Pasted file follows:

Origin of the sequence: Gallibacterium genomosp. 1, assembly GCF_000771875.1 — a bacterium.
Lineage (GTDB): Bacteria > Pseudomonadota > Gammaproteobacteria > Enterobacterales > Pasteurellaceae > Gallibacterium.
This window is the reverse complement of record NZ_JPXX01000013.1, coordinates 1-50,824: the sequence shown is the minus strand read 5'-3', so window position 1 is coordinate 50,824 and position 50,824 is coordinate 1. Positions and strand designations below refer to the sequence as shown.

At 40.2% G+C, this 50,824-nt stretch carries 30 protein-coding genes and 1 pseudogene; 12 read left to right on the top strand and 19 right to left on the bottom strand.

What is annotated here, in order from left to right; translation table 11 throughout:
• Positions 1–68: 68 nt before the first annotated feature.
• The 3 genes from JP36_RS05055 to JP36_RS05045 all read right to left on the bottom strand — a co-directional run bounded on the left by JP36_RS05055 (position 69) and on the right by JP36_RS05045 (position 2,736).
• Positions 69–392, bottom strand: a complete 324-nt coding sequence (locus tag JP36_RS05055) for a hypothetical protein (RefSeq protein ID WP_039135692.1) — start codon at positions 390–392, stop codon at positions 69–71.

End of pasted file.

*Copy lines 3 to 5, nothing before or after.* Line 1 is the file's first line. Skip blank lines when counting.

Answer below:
This window is the reverse complement of record NZ_JPXX01000013.1, coordinates 1-50,824: the sequence shown is the minus strand read 5'-3', so window position 1 is coordinate 50,824 and position 50,824 is coordinate 1. Positions and strand designations below refer to the sequence as shown.

At 40.2% G+C, this 50,824-nt stretch carries 30 protein-coding genes and 1 pseudogene; 12 read left to right on the top strand and 19 right to left on the bottom strand.

What is annotated here, in order from left to right; translation table 11 throughout: